Break-up of euro would cost UK 'less than feared'
Britain's economy would shrink by just 0.5 per cent if the single currency fails, think-tank predicts
Nick Clark is the arts correspondent of The Independent. He joined the newspaper in June 2007, initially reporting on the stock markets. He has covered beats including the City, and technology, media and telecoms and made the switch to arts in December 2011. He has also contributed articles to the sports section.
Monday 07 November 2011
As the financial crisis in Europe intensifies, the UK has been handed a boost after a respected think-tank predicted that should the euro collapse, it would cost the economy "much less than feared".
The Centre for Economics and Business Research (CEBR) said the "on-off" Greek referendum has forced Europe "to look over the edge and confront the issue of the break-up of the eurozone".
In a report released today, the body predicted that UK GDP would fall about 0.5 per cent in the year the euro collapsed, mainly driven by slower growth in export markets. Douglas McWilliams, chief executive of the CEBR, said: "But we do not think that a break-up would be anything like the disaster that has been argued."
He continued: "After five years we would expect the UK to be at least as well off if the euro breaks up as it would be under the alternative scenario of holding it together."
Should Greece leave the euro and default, the monetary impact on the UK "appears manageable", he said, as UK banks hold just £2.1bn of Greek sovereign debt. However, should Portugal and Italy follow, they will be left in a more precarious position.
A 0.5 per cent decline would bring the UK "precariously close" to no growth should the euro break up next year, the CEBR said. "A sharp downturn in business investment would push the country into a recession."
The report predicts the cost of the break up of the single currency would cause a 2 per cent contraction in GDP across the eurozone in the year it happens. If the eurozone stays together, the region is in for a decade of austerity, the body said.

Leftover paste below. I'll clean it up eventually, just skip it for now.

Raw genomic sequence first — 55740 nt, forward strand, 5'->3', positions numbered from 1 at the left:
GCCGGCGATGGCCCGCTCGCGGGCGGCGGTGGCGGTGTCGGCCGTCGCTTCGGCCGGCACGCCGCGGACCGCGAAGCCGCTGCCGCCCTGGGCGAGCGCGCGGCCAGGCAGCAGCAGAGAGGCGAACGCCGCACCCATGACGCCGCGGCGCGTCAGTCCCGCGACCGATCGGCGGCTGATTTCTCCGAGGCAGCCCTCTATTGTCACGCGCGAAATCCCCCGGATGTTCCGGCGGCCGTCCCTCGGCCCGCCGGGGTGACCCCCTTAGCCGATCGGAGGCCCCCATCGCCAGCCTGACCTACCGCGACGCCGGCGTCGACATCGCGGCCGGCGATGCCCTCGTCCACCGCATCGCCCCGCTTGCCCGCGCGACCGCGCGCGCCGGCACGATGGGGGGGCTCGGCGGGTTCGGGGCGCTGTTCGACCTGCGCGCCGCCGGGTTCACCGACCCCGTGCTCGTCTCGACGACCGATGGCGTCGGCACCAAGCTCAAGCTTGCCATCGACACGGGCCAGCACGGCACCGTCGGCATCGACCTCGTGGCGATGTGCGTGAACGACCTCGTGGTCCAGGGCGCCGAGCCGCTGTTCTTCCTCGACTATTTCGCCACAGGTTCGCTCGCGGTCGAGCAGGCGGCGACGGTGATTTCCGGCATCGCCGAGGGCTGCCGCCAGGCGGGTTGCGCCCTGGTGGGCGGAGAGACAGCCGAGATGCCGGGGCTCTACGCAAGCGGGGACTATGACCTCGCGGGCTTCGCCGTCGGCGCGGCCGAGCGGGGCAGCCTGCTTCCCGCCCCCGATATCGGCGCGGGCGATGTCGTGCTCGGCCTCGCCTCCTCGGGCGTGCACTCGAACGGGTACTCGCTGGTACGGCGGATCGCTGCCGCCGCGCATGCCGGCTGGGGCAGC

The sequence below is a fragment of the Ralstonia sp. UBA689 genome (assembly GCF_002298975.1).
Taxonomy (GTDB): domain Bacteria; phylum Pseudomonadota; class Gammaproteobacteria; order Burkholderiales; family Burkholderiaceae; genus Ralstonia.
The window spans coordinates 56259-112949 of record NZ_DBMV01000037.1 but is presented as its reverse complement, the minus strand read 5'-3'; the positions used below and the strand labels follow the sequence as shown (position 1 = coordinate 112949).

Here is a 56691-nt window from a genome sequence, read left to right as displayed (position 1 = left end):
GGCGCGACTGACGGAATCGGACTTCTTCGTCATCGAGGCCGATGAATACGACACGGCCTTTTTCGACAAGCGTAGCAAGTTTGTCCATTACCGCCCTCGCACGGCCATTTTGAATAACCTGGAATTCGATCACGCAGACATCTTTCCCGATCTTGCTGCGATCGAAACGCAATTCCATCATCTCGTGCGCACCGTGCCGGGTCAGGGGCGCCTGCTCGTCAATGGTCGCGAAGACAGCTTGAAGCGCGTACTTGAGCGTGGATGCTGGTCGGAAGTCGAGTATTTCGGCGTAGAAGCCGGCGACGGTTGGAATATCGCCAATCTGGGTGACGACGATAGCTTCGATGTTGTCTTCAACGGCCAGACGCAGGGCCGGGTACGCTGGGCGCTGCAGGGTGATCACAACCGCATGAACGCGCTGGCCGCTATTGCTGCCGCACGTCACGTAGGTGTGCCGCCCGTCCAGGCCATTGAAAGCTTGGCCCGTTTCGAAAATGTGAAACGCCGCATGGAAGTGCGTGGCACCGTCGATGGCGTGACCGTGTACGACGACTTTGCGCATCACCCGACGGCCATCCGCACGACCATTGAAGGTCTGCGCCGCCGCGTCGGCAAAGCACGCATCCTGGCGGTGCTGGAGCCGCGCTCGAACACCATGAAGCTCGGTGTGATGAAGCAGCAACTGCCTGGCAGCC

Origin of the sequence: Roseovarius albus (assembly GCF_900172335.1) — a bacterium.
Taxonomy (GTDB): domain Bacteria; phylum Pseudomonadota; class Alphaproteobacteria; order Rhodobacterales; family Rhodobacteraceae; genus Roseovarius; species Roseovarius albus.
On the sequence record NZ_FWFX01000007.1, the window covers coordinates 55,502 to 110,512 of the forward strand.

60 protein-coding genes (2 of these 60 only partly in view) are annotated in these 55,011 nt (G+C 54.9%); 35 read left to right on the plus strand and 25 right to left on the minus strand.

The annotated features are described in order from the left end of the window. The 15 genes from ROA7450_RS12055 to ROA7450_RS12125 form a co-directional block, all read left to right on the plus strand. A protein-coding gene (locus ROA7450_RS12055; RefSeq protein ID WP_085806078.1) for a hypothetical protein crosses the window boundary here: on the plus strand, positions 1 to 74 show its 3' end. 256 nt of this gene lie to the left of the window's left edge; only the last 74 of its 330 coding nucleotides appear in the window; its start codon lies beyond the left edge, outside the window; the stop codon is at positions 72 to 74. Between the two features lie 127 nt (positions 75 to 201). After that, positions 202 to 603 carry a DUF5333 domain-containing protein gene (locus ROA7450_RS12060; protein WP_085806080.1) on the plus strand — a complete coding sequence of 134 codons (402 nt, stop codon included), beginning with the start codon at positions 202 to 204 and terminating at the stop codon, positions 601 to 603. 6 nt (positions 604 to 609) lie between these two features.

However, "if it breaks up the immediate pain is much more intense but then there is a more stable basis".
While the outlook for the UK may be better than feared should the euro break up, data continues to emerge underlining dwindling consumer and business confidence.
Today, new research is published showing Britain's construction industry is so depressed about the economic outlook that it does not expect to return to growth for another three years.
Figures from the Construction Products Association show that output in the sector weakened significantly during the third quarter of the year and that new orders remained depressed.
The association said that falling demand and rising costs in the industry were combining to cause many companies evermore difficulties. It called for the Government to intervene in order to ease the plight of a key sector for the UK economy.
The trade body said it now expected construction output this year to be 1.1 per cent down on 2010 and that it thought the slowdown would be even more marked next year.
It said output was likely to fall by as much as 3.6 per cent during 2012, and does not now foresee a return to growth until 2014 at the earliest.
The warning will disappoint Government ministers who have been arguing that the construction industry is ready to put its woes behind it, despite the slowdown in consumer sentiment over the past few months.
However, many construction businesses believe that their best chance for a return to sustainable growth may be a new programme of works from the Government.
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